This is tough cause it's so personal and there's a bunch I still want to read. In terms of classics that I've read, ones prob worth reading are: The Trial, The Brothers Karamazov, The Fountainhead if you're younger, Independent People, Heart of Darkness, Grapes of Wrath, Brave New World...
Other particularly good books: Red China Blues if you have any interest in China/anthropology whatsoever. It's a really good memoir.
The short stories of Anton Chekhov/Tatyana Tostalaya... Basically, pick a Russian short story author, any Russian short story author. Triomf by Marlene van Niekirk... Takes place in 1994 during South Africa¨s first free election and it centers on a really messed up family. Lots of raw emotion. It's stuck with me. A Scarecrow's Bible by Martin Hyatt... If you or anyone is interested in reading gay fiction, this is the one book to read in the genre. It's the only not-totally-sappy, not-completely-ridiculous, not-shallow-plotted book there is. It's about this Vietnam vet in MS, and he's addicted to pills and deals with coming out to his crazy wife... Again lots of emotion, and the whole thing is told in second person, which gets you even more engaged with the narrative. It's another one that's really stuck, much to my surprise.
CaesAug : I am sad to admit I've actually read that, pff. SO MANY HOURS I COULD'VE SPENT READING BETTER THINGS...
Lopare: Man, first post and I already have over a thousand books to read, ahahaha. x3 Anyones, a lot of yours sound good, and there're a couple on there I've read and enjoyed (mainly just a few classics in the first paragraph)!
I've heard Russian authors be suggested before, and I think I might give them a try now. And I'm definitely going to give A Scarecrow's Bible a try - I've always wanted to give gay fiction a try, but I could never find any that weren't...obviously gay fiction. They always seemed rather Anvilicious, to use tvtropes terms. And I always find all different kinds of cultures interesting, so Red China Blues I'm reading.
And yeah, I'm going to give the classics a try. C: And you have pretty good taste in books, so I trust that the ones you've listed are fun to read and not the ones that are a chore to read through!
The ROAD by Cormac McCarthy is a beautifully written book about a postApocalyptic America. While it does have a bleak overtone, the whole message of the book is that love and human relationships can persevere even in the roughest of times. (personally I love it because it isn't written like a Hallmark card. It's got layers.) One Flew Over the Cuckoo's Nest by Ken Kesey. This one is a classic. Just read it. The Little Prince by Antoine de Saint-Exupéry. Oh my goodness. This book is short, sweet, whimsical and so deep, it makes the ocean look shallow. I think every "grown-up" needs to read this and get a grip! Sometimes it takes a childs point of view to truly see things as they really are. Farenheit 451 by Ray Bradbury. Mr. Bradbury is my hero. Plain and simple. Read all of his works quite honestly. Just go and check out every book by him your library has. The Hitchhiker's Guide to the Galaxy by Douglas Adams. How else are you supposed to know that you need a towel, and the answer to life is 42? Peter Pan by J. M. Barrie. Because it's my favorite book. So there.:tongue: Zen and the Art of Motorcycle Maintenace by Robert M. Pirsig. Warning: Your brain will implode because he'll philosophize circles around you. The Invisible Man by H.G. Wells. It's one of my favorites of his, but really anything of his or Vernes you need to read. The Prince by Machiavelli. Very interesting ideas about how to rule a people. The Art of War by Sun Tzu. Very applicable to your life today. The Republic by Plato. More philosphy of how to govern people, but Greek this time. Common Sense by Thomas Paine.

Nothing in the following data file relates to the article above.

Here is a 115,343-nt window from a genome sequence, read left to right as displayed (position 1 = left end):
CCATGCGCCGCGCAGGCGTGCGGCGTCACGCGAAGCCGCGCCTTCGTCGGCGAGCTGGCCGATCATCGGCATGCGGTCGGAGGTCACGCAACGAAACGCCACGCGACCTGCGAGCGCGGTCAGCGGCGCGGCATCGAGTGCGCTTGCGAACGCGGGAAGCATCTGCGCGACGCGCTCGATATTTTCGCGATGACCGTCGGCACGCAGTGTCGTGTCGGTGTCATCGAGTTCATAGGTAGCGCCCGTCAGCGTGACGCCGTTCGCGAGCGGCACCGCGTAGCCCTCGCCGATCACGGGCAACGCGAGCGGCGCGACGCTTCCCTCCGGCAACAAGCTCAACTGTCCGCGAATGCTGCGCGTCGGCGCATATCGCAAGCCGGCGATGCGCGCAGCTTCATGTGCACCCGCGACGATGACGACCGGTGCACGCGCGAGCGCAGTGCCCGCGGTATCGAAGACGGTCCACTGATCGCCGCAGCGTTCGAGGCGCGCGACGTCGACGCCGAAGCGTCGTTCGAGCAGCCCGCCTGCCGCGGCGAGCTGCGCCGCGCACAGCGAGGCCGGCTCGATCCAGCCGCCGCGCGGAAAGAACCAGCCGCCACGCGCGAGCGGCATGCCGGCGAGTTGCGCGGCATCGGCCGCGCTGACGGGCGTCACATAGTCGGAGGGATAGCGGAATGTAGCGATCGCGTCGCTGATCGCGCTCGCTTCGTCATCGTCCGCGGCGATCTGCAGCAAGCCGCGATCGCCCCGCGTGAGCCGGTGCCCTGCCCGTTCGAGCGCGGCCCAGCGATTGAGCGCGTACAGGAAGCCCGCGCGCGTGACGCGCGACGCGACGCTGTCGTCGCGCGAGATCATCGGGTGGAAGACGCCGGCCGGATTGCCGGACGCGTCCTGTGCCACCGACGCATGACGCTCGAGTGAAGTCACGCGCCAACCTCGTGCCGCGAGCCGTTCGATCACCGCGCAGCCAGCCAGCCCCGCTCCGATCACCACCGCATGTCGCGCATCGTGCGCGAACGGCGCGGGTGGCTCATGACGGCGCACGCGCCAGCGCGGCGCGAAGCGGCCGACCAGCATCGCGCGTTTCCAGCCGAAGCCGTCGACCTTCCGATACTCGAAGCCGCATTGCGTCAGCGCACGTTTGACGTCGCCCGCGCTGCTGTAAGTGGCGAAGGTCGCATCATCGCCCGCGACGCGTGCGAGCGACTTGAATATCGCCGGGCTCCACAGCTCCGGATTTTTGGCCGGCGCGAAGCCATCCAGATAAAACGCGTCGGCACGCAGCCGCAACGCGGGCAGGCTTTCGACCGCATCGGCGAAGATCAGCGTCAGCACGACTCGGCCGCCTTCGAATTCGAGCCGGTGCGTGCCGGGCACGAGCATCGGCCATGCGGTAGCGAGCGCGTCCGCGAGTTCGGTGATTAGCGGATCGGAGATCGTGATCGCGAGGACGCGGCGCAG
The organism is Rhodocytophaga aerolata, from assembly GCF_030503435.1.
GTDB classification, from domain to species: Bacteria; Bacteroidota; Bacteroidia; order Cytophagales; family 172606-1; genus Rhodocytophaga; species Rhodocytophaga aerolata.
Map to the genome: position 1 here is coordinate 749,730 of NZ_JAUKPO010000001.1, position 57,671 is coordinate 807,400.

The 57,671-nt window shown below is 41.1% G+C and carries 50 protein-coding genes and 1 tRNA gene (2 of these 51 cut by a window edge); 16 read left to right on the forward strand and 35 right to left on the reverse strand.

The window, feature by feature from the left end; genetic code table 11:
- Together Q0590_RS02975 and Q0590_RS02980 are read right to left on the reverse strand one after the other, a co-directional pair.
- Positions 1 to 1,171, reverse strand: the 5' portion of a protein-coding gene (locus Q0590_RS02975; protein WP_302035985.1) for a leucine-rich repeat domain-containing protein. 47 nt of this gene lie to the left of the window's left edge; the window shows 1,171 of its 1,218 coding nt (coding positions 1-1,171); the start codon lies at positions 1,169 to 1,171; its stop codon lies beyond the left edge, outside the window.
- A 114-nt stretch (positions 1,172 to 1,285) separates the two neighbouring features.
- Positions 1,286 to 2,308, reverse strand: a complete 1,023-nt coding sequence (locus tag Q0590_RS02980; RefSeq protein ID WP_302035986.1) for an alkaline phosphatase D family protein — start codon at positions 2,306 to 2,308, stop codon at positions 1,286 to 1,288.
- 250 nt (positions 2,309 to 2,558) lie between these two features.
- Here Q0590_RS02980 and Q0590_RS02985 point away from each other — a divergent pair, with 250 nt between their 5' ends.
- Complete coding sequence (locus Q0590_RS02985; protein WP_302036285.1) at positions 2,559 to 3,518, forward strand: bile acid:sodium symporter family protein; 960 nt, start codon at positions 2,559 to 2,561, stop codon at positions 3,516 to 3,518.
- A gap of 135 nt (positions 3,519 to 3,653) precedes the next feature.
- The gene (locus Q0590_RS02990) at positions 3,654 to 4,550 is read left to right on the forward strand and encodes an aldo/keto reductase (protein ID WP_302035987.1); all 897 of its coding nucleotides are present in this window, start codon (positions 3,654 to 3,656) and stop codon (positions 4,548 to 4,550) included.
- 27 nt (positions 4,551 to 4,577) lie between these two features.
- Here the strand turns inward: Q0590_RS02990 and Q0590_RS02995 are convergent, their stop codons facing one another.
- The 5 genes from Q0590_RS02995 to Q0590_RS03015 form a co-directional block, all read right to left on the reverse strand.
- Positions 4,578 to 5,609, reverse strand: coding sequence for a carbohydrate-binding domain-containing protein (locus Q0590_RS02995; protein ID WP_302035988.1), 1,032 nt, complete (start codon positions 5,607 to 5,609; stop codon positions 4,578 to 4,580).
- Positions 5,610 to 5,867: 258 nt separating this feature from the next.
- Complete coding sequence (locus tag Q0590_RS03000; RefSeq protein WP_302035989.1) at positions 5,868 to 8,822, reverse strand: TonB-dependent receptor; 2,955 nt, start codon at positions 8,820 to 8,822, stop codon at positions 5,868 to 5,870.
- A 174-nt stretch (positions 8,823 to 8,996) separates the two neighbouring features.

I can think of a lot more, but I'll leave you with this for now. Do you have a favorite Genre? That helps in recommending books that you should read....very rarely do I find a book that I think EVERYONE needs to read before they die. (If I did, the list would be miles long! Once I started, I don't know that I could stop.):laughing:
The Tin Roof Blowdown- James Lee Burke (anything by Burke) fiction
Ava's Man- Rick Bragg (anything by Bragg) nonfiction
God Save the Sweet Potato Queens- Jill Conner Brown (only her nonfiction humor)
The Prophet- Kahlil Gibran philosophy
The Gift of Fear- Gavin De Becker nonfiction
The color of Water- James McBride nonfiction
The Birth Order Book- Dr. Kevin Leman nonfiction
(i like psychological books. most are autobiographies on people's downfalls. but they are all incredibly interesting.)
Dry by Augusten Burroughs
Running With Scissors by Augusten Burroughs
Possible Side Effects by Augusten Burroughs
The Giver by Lois Lowry
I Am The Cheese by Robert Cormier
Animal Farm by George Orwell
Look Me In The Eye: My Life With Asperger's by John Elder Robison
The Virgin Suicides by Jeffrey Eugenides
The Bell Jar by Sylvia Plath
The Myth of Sisyphus by Albert Camus. Short but potentially earth-shattering.
The book that most changed my life was The Dharma of Star Wars, as crazy as that sounds. It is by Matthew Bortolin, and it was my crash-course in Eastern and Zen philosophy. Significantly altered the way I view, well, everything -- in a positive way.
I have a feeling that once I finish The Road, I'll be recommending it to everyone... Anyway, here's what I have to add... It isn't much.
Dune by Frank Herbert
1984 by George Orwell
Catch-22 by Joseph Heller
A Clockwork Orange by Anthony Burgess
Ender's Game by Orson Scott Card
A Song of Ice and Fire series by George R.R. Martin (There are currently four books, three more are planned.)
The Hitchhiker's Guide to the Galaxy - Douglas Adams American Gods - Neil Gaiman Good Omens - Neil Gaiman / Terry Pratchett
As many Discworld books as you can get your hands on - Terry Pratchett Everyone Poops - Taro Gomi The Sandman - Neil Gaiman (yes, the comic series)